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"'I'm a Health Worker' - Abduaraman Gidi" made by IntraHealth International.

The Partners In Health (PIH) model of partnering with community health workers (CHWs) in tuberculosis (TB) programs evolved out of our early experiences in the Central Plateau of Haiti.  In the 1980’s, PIH co-founders Paul Farmer and Ophelia Dahl recognized that their first efforts to provide care for tuberculosis-infected patients were frustrated by low adherence to medication regimens, high loss to follow-up, and unacceptable levels of mortality.  A root cause analysis conducted with clinicians and community health workers led to the realization that substandard clinical outcomes are not mere byproducts of the patients’ culture and poor personal decisions; instead, there are structural elements that can be addressed by modifying the systems serving the poorest, and therefore most vulnerable, patients.  Step one was then -- and continues to be -- caring enough about the destitute sick to seek out and invest in such new approaches. 

And so the concept of accompaniment was born: instead of blaming patients for their bad clinical outcomes, the clinical team would extend care logistically and philosophically to patients.  The health care delivery value chain would later be used to understand and negotiate the sequence of events and inputs necessary to actually deliver and measure high-value clinical and programmatic outcomes.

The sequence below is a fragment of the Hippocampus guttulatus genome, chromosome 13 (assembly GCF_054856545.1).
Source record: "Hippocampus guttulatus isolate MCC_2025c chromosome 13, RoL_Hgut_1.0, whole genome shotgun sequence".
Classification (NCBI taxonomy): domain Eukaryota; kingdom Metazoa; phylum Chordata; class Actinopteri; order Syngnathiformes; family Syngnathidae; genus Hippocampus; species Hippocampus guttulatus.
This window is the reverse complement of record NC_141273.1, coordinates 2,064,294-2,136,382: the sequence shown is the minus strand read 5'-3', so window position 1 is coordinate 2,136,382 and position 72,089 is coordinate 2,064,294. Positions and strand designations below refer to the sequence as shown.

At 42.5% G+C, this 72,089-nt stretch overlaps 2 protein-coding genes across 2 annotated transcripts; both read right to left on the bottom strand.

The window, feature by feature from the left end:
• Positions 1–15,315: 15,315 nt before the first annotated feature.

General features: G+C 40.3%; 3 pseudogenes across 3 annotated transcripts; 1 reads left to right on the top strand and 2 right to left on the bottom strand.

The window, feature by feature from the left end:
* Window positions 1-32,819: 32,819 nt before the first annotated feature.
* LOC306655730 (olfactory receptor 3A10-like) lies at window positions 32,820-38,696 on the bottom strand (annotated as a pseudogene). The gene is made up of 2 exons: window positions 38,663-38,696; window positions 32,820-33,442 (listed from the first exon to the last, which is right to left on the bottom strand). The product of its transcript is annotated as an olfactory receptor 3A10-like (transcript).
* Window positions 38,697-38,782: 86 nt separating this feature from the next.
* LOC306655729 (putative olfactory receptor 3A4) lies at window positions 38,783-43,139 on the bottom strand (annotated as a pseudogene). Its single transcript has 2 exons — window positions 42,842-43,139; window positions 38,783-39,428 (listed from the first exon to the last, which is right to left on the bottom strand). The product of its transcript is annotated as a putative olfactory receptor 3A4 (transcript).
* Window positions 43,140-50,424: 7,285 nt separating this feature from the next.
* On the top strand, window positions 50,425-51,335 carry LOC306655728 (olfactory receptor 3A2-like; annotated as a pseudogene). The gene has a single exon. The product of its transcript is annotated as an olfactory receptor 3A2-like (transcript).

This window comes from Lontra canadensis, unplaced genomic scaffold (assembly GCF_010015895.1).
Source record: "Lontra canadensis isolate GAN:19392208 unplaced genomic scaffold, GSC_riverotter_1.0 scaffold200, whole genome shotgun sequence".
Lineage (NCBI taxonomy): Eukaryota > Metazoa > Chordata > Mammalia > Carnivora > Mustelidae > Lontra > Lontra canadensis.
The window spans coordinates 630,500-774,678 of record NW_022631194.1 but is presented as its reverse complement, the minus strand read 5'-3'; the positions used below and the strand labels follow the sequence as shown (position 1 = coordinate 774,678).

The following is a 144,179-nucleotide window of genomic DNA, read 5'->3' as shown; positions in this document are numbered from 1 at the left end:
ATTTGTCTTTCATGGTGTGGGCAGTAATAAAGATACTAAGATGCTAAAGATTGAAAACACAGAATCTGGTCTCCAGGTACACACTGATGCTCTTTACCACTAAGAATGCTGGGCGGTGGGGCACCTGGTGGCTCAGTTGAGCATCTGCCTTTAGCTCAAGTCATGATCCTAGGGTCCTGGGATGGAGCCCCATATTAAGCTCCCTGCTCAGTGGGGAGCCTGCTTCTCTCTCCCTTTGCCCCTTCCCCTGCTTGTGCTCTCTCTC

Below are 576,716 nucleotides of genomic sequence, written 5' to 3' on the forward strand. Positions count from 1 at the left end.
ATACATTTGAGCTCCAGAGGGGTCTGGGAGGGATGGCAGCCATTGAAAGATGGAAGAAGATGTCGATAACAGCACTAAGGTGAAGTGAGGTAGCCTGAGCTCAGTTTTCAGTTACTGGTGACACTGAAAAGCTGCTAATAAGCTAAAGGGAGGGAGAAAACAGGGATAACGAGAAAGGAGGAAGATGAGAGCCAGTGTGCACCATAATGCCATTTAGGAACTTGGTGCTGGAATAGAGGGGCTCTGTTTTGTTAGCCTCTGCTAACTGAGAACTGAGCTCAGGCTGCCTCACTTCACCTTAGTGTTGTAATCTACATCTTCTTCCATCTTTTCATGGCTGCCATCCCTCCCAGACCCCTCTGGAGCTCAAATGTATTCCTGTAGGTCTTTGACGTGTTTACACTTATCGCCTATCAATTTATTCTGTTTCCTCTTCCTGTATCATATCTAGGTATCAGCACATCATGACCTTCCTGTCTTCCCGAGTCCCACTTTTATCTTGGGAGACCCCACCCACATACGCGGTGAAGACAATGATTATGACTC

PIH leaders describe how the concepts of accompaniment and quality care delivery across the value chain continue to invigorate the PIH model of including community health workers in TB programs.

Ralph Ternier, MD, MHSM, Zanmi Lasante, PIH's sister Ralph Ternier .pngorganization in Haiti: "Accompagnateurs have been a core part of our care delivery team in Haiti for decades.  They go to where the patients live and help them get better.  It is so much more than just DOTS – they are the bridge between where the patient is emotionally and physically and the clinical services we are offering.  The accompagnateurs’ successes in walking hand-in-hand with the patients inspire all of our other work.” 


Oscar Ramirez, Ing., Socios En Salud (SES), PIH’s sister organization in Peru:
“We were one of the first groups to treat MDR-TB patients, and one of the first to get high cure rates (90% in our first cohort was cured).  Now that these efforts have been transferred to the Ministry of Health and a more complex patient population is being treated on a much larger scale, the percentage is still quite high (around 70%).  SES continues working closely with the MOH to find yet new ways to cure as many patients as possible.  While we are very proud of this, we feel that none of this would have been possible without our CHWs that provide accompaniment and treatment support.  The treatment for MDR-TB is difficult.  It is long and fraught with side effects that would be unacceptable to anyone.  The CHWs who work with SES provide the very real human touch that makes completing that treatment bearable.”


Sara Selig, MD,  Associate Director, COPE, PIH’s sister organization in the Navajo Nation: “The health system in the Navajo Nation has seen the value in community health for years-- they have had Community Health Representatives (CHRs) working in Navajo since 1968.   We feel honored and excited to partner with this proud tradition.  In our program, which is a collaborative effort between the Navajo Nation, the Indian Health Services, PIH, and Brigham and Women's Hospital, we have found that we are able to have a positive impact in helping to treat chronic diseases, including diabetes, hypertension, and heart disease and infectious diseases such as Tuberculosis, HIV and Hepatitis C.  We are doing this by helping to build and support a robust CHR program of accompaniment that is integrally linked to the clinic and seeks to address the root causes of disease.  The reach of community health workers is far, and we are working to see just how far it can go.”